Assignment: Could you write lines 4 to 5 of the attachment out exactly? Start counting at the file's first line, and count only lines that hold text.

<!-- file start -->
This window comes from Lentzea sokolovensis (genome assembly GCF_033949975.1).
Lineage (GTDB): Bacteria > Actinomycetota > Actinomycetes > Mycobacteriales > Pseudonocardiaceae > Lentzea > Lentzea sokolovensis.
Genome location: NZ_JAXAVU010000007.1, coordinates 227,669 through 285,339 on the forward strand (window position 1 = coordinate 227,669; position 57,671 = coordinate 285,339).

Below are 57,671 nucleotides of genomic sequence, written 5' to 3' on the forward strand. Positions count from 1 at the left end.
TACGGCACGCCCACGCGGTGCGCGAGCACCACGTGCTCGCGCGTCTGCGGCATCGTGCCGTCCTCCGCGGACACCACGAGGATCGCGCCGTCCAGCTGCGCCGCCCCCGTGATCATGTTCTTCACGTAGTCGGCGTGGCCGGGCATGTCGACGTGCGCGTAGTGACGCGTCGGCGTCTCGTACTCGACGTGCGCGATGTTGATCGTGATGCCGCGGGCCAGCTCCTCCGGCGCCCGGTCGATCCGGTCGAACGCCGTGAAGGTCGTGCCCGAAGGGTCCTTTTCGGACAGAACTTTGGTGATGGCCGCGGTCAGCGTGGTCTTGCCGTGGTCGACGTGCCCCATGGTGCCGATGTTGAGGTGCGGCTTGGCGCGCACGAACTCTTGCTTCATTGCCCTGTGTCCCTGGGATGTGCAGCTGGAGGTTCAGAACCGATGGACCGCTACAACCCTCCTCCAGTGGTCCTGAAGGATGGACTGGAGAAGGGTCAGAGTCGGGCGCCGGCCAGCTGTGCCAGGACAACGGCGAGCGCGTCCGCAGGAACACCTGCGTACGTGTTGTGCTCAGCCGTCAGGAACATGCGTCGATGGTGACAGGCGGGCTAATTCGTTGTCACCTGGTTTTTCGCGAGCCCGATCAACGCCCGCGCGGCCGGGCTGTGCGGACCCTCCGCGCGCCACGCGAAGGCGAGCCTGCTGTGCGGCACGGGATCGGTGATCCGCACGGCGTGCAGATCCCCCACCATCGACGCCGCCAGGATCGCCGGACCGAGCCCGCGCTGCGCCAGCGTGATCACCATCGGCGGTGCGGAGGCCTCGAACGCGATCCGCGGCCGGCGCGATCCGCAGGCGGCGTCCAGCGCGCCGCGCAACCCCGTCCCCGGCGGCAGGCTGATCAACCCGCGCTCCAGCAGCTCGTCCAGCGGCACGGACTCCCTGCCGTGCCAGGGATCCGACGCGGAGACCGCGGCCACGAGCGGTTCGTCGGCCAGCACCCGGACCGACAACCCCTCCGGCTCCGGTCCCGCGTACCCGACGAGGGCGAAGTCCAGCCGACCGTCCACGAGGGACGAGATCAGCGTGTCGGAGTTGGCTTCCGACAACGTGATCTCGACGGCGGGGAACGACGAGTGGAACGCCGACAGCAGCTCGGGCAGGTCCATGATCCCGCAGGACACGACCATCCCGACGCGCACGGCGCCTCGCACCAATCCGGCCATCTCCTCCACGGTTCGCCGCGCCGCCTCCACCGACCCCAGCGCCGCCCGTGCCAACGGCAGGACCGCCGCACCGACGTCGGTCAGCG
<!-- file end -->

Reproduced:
Below are 57,671 nucleotides of genomic sequence, written 5' to 3' on the forward strand. Positions count from 1 at the left end.
TACGGCACGCCCACGCGGTGCGCGAGCACCACGTGCTCGCGCGTCTGCGGCATCGTGCCGTCCTCCGCGGACACCACGAGGATCGCGCCGTCCAGCTGCGCCGCCCCCGTGATCATGTTCTTCACGTAGTCGGCGTGGCCGGGCATGTCGACGTGCGCGTAGTGACGCGTCGGCGTCTCGTACTCGACGTGCGCGATGTTGATCGTGATGCCGCGGGCCAGCTCCTCCGGCGCCCGGTCGATCCGGTCGAACGCCGTGAAGGTCGTGCCCGAAGGGTCCTTTTCGGACAGAACTTTGGTGATGGCCGCGGTCAGCGTGGTCTTGCCGTGGTCGACGTGCCCCATGGTGCCGATGTTGAGGTGCGGCTTGGCGCGCACGAACTCTTGCTTCATTGCCCTGTGTCCCTGGGATGTGCAGCTGGAGGTTCAGAACCGATGGACCGCTACAACCCTCCTCCAGTGGTCCTGAAGGATGGACTGGAGAAGGGTCAGAGTCGGGCGCCGGCCAGCTGTGCCAGGACAACGGCGAGCGCGTCCGCAGGAACACCTGCGTACGTGTTGTGCTCAGCCGTCAGGAACATGCGTCGATGGTGACAGGCGGGCTAATTCGTTGTCACCTGGTTTTTCGCGAGCCCGATCAACGCCCGCGCGGCCGGGCTGTGCGGACCCTCCGCGCGCCACGCGAAGGCGAGCCTGCTGTGCGGCACGGGATCGGTGATCCGCACGGCGTGCAGATCCCCCACCATCGACGCCGCCAGGATCGCCGGACCGAGCCCGCGCTGCGCCAGCGTGATCACCATCGGCGGTGCGGAGGCCTCGAACGCGATCCGCGGCCGGCGCGATCCGCAGGCGGCGTCCAGCGCGCCGCGCAACCCCGTCCCCGGCGGCAGGCTGATCAACCCGCGCTCCAGCAGCTCGTCCAGCGGCACGGACTCCCTGCCGTGCCAGGGATCCGACGCGGAGACCGCGGCCACGAGCGGTTCGTCGGCCAGCACCCGGACCGACAACCCCTCCGGCTCCGGTCCCGCGTACCCGACGAGGGCGAAGTCCAGCCGACCGTCCACGAGGGACGAGATCAGCGTGTCGGAGTTGGCTTCCGACAACGTGATCTCGACGGCGGGGAACGACGAGTGGAACGCCGACAGCAGCTCGGGCAGGTCCATGATCCCGCAGGACACGACCATCCCGACGCGCACGGCGCCTCGCACCAATCCGGCCATCTCCTCCACGGTTCGCCGCGCCGCCTCCACCGACCCCAGCGCCGCCCGTGCCAACGGCAGGACCGCCGCACCGACGTCGGTCAGCG